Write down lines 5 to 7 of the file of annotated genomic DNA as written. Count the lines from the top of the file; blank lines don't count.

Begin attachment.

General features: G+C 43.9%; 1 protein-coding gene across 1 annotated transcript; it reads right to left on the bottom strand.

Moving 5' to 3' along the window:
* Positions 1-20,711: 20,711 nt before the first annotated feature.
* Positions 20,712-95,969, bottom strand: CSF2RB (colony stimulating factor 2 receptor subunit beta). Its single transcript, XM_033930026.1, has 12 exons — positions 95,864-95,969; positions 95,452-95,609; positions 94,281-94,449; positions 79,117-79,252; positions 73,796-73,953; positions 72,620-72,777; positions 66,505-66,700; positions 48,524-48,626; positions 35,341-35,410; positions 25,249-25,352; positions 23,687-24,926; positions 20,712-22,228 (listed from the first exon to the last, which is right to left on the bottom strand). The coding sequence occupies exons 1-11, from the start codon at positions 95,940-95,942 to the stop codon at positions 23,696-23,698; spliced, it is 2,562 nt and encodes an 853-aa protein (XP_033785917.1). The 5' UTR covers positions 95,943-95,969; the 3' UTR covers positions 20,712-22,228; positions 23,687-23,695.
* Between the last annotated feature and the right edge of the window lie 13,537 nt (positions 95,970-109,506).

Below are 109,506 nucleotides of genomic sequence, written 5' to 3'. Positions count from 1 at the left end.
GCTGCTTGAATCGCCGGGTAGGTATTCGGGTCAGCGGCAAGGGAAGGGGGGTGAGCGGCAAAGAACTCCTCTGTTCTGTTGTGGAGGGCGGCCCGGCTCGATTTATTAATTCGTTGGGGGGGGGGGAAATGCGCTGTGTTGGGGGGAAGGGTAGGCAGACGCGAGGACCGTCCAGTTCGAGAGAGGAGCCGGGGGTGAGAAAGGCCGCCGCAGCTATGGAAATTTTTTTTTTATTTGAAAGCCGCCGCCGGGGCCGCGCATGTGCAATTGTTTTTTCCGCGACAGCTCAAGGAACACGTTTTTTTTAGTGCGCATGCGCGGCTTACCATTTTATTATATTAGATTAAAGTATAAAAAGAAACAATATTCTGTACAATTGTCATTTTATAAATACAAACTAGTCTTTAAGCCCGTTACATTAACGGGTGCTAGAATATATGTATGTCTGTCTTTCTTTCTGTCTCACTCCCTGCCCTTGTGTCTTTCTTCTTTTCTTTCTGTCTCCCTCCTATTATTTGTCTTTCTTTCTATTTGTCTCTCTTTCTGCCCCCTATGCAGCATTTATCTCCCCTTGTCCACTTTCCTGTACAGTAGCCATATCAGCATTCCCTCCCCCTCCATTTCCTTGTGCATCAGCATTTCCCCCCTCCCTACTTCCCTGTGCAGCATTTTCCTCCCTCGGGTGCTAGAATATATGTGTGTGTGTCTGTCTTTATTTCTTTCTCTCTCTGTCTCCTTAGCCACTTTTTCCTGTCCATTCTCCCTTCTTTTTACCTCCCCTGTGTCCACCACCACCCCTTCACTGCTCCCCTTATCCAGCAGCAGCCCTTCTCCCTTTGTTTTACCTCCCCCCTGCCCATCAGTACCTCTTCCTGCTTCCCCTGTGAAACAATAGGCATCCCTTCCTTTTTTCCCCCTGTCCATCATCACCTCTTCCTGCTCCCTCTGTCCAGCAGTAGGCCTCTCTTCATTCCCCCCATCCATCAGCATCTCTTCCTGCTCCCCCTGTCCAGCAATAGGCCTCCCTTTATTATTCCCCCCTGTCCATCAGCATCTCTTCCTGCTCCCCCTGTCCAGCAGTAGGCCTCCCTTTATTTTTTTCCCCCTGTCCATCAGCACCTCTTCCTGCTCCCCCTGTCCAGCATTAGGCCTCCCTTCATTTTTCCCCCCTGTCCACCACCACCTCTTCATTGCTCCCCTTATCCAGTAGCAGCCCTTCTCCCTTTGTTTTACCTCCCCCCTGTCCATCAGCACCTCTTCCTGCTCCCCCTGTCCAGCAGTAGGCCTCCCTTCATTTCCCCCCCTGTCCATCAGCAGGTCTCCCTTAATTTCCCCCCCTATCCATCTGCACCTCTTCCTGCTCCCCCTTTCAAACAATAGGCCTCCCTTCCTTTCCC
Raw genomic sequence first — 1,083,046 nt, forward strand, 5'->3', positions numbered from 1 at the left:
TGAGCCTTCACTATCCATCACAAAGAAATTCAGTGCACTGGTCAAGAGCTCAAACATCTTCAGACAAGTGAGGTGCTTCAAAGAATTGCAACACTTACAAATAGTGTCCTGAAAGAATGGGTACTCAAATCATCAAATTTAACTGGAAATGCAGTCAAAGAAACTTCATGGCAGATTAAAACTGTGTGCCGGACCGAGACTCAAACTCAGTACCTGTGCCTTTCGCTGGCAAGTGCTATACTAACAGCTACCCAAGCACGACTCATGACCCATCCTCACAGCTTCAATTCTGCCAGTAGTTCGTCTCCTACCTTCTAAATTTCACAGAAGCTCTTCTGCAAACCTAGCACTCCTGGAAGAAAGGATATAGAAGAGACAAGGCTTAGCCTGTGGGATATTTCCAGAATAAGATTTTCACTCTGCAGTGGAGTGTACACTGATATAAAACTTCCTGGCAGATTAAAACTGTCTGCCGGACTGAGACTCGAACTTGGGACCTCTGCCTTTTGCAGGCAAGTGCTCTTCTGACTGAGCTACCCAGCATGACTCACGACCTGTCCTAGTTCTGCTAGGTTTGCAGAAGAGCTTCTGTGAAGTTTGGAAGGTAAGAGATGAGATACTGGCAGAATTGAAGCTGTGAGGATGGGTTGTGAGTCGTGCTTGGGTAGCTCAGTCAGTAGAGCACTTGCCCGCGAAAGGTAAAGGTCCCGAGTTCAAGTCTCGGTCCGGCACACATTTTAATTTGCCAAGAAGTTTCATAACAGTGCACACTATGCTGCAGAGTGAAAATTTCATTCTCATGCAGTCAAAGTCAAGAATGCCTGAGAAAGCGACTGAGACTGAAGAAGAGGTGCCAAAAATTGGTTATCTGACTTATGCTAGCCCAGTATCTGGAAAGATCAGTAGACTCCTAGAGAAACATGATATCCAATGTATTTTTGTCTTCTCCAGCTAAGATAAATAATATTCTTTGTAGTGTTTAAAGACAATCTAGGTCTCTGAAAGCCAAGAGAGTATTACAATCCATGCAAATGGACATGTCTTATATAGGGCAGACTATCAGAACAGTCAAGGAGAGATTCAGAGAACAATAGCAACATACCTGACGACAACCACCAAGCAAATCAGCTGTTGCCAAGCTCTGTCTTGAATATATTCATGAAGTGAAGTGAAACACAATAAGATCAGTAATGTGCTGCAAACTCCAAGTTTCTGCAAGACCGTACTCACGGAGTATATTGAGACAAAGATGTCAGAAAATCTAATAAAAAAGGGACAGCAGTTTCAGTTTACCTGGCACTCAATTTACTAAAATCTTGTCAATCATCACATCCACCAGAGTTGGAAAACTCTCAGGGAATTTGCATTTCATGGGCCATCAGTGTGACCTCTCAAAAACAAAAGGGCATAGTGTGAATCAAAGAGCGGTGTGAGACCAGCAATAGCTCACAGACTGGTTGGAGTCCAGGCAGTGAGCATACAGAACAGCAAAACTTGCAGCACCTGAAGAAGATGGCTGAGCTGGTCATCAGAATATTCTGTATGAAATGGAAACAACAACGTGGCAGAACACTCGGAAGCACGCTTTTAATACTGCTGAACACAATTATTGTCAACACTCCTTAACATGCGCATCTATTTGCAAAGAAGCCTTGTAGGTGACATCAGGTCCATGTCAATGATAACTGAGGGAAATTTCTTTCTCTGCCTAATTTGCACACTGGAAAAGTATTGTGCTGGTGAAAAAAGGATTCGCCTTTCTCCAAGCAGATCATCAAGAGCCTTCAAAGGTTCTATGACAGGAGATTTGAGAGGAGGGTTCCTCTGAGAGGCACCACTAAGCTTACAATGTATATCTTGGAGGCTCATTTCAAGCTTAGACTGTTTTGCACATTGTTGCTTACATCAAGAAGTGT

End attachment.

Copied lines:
* Between the last annotated feature and the right edge of the window lie 13,537 nt (positions 95,970-109,506).

Below are 109,506 nucleotides of genomic sequence, written 5' to 3'. Positions count from 1 at the left end.
GCTGCTTGAATCGCCGGGTAGGTATTCGGGTCAGCGGCAAGGGAAGGGGGGTGAGCGGCAAAGAACTCCTCTGTTCTGTTGTGGAGGGCGGCCCGGCTCGATTTATTAATTCGTTGGGGGGGGGGGAAATGCGCTGTGTTGGGGGGAAGGGTAGGCAGACGCGAGGACCGTCCAGTTCGAGAGAGGAGCCGGGGGTGAGAAAGGCCGCCGCAGCTATGGAAATTTTTTTTTTATTTGAAAGCCGCCGCCGGGGCCGCGCATGTGCAATTGTTTTTTCCGCGACAGCTCAAGGAACACGTTTTTTTTAGTGCGCATGCGCGGCTTACCATTTTATTATATTAGATTAAAGTATAAAAAGAAACAATATTCTGTACAATTGTCATTTTATAAATACAAACTAGTCTTTAAGCCCGTTACATTAACGGGTGCTAGAATATATGTATGTCTGTCTTTCTTTCTGTCTCACTCCCTGCCCTTGTGTCTTTCTTCTTTTCTTTCTGTCTCCCTCCTATTATTTGTCTTTCTTTCTATTTGTCTCTCTTTCTGCCCCCTATGCAGCATTTATCTCCCCTTGTCCACTTTCCTGTACAGTAGCCATATCAGCATTCCCTCCCCCTCCATTTCCTTGTGCATCAGCATTTCCCCCCTCCCTACTTCCCTGTGCAGCATTTTCCTCCCTCGGGTGCTAGAATATATGTGTGTGTGTCTGTCTTTATTTCTTTCTCTCTCTGTCTCCTTAGCCACTTTTTCCTGTCCATTCTCCCTTCTTTTTACCTCCCCTGTGTCCACCACCACCCCTTCACTGCTCCCCTTATCCAGCAGCAGCCCTTCTCCCTTTGTTTTACCTCCCCCCTGCCCATCAGTACCTCTTCCTGCTTCCCCTGTGAAACAATAGGCATCCCTTCCTTTTTTCCCCCTGTCCATCATCACCTCTTCCTGCTCCCTCTGTCCAGCAGTAGGCCTCTCTTCATTCCCCCCATCCATCAGCATCTCTTCCTGCTCCCCCTGTCCAGCAATAGGCCTCCCTTTATTATTCCCCCCTGTCCATCAGCATCTCTTCCTGCTCCCCCTGTCCAGCAGTAGGCCTCCCTTTATTTTTTTCCCCCTGTCCATCAGCACCTCTTCCTGCTCCCCCTGTCCAGCATTAGGCCTCCCTTCATTTTTCCCCCCTGTCCACCACCACCTCTTCATTGCTCCCCTTATCCAGTAGCAGCCCTTCTCCCTTTGTTTTACCTCCCCCCTGTCCATCAGCACCTCTTCCTGCTCCCCCTGTCCAGCAGTAGGCCTCCCTTCATTTCCCCCCCTGTCCATCAGCAGGTCTCCCTTAATTTCCCCCCCTATCCATCTGCACCTCTTCCTGCTCCCCCTTTCAAACAATAGGCCTCCCTTCCTTTCCC